Waymo orders 1,000s of Pacificas for driverless taxis
The Pacifica hybrid will be Waymo’s primary workhorse when its service debuts in Phoenix sometime this year. Other cities have not been announced. Waymo
Fiat-Chrysler Automobiles announced Tuesday that Waymo has ordered thousands of Chrysler Pacifica Hybrid minivans for delivery by the end of this year as Google’s self-driving subsidiary expands its driverless ride-hailing service to multiple cities.
The Pacifica hybrid will be Waymo’s primary workhorse when its service debuts in Phoenix sometime this year. Other cities have not been announced.
The sleek minivans will be equipped with steering wheels, but will not have drivers in the front seats. Waymo, which had previously ordered 600 Pacificas, is expected to launch the world’s first driverless service offered to the public. General Motors has petitioned the federal government to allow its Chevy Bolt autonomous vehicles — the first robotic cars without steering wheels — on the road by 2019.
“With the world’s first fleet of fully self-driving vehicles on the road, we’ve moved from research and development, to operations and deployment,” Waymo boss John Krafcik said in a statement. “The Pacifica Hybrid minivans offer a versatile interior and a comfortable ride experience, and these additional vehicles will help us scale.”
The three-row minivans are produced in Windsor and then shipped to a facility in Metro Detroit where they are outfitted with self-driving hardware and software by a team of Waymo and Chrysler engineers.
The hybrid’s electric powertrain makes an ideal vehicle to accommodate Waymo’s self-driving technology, which includes high-powered computers and lidar, which uses lasers to “see” what’s around the car.
“In order to move quickly and efficiently in autonomy, it is essential to partner with like-minded technology leaders,” said FCA CEO Sergio Marchionne. “Our partnership with Waymo continues to grow and strengthen; this represents the latest sign of our commitment to this technology.”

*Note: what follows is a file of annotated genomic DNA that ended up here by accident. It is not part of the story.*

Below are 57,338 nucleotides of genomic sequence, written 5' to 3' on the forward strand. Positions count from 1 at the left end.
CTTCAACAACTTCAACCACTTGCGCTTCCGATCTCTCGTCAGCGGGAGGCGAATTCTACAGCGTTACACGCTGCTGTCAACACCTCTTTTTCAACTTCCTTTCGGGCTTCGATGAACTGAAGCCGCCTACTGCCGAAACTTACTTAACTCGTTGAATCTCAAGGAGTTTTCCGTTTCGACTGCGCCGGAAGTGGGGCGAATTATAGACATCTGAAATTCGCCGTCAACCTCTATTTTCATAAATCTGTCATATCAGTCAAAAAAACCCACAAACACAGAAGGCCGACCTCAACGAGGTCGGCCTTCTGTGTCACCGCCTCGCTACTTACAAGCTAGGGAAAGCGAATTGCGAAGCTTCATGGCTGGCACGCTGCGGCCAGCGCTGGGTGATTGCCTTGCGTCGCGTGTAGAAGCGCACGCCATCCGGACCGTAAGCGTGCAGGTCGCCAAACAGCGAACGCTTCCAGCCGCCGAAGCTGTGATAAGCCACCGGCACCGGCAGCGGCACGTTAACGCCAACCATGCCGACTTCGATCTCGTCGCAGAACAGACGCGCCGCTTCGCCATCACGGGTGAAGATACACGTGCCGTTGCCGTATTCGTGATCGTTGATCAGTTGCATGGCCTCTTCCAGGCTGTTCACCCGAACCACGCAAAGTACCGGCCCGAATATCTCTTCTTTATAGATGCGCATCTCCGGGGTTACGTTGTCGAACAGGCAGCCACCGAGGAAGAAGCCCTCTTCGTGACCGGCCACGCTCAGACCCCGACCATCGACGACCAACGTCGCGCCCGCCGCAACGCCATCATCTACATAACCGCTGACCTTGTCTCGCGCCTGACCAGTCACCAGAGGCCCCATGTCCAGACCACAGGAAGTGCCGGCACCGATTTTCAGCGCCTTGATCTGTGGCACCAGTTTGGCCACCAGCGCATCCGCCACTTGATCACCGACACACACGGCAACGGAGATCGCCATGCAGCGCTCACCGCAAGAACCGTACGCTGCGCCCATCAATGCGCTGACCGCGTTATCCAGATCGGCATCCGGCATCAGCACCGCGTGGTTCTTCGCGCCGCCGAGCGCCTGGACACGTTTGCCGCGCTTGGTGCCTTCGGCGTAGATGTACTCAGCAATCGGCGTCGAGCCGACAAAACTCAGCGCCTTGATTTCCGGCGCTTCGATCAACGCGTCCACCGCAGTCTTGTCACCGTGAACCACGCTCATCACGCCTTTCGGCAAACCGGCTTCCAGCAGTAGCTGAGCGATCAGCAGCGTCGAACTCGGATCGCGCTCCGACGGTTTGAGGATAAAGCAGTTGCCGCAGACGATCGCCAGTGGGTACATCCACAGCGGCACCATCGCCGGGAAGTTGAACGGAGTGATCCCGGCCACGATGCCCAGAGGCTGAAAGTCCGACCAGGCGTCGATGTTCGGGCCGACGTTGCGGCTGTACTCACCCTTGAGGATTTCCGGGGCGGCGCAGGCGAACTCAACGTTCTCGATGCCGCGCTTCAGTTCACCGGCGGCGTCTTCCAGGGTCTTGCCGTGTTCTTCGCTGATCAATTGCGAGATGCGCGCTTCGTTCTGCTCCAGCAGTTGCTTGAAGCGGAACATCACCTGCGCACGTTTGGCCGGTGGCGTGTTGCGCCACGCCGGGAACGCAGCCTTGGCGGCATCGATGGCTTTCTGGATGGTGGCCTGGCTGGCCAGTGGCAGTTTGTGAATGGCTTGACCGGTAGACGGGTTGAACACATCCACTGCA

Last November in Phoenix, Waymo began test-driving its fleet of minivans. While passengers are free to occupy any of the three rows of seats, the second row contains video screens so that occupants can follow the road from the vehicle’s perspective.
Without drivers, Waymo achieved a milestone as the first so-called “Level 4” autonomous vehicles, which can operate without drivers within limited geographic areas. Waymo and Chrysler are in a race with other Fortune 500 automotive and technology manufacturers — including heavyweights like GM, Toyota, Ford, Volvo, Intel, Apple, Nvidia, Intel and Uber — to produce the first successful autonomous ride-sharing services.
Waymo has tested its technology in 25 cities across the U.S., including Atlanta, San Francisco and Detroit. GM has been testing its Volt AV fleet in San Francisco in conjunction with Cruise Automation, and Uber and Volvo have been running public tests in Pittsburgh.
Chrysler began its collaboration with Waymo in late 2016 with the delivery of 100 Pacifica hybrids. An additional 500 were delivered in 2017.
Henry Payne is auto critic for The Detroit News. Find him at firstname.lastname@example.org or Twitter @HenryEPayne.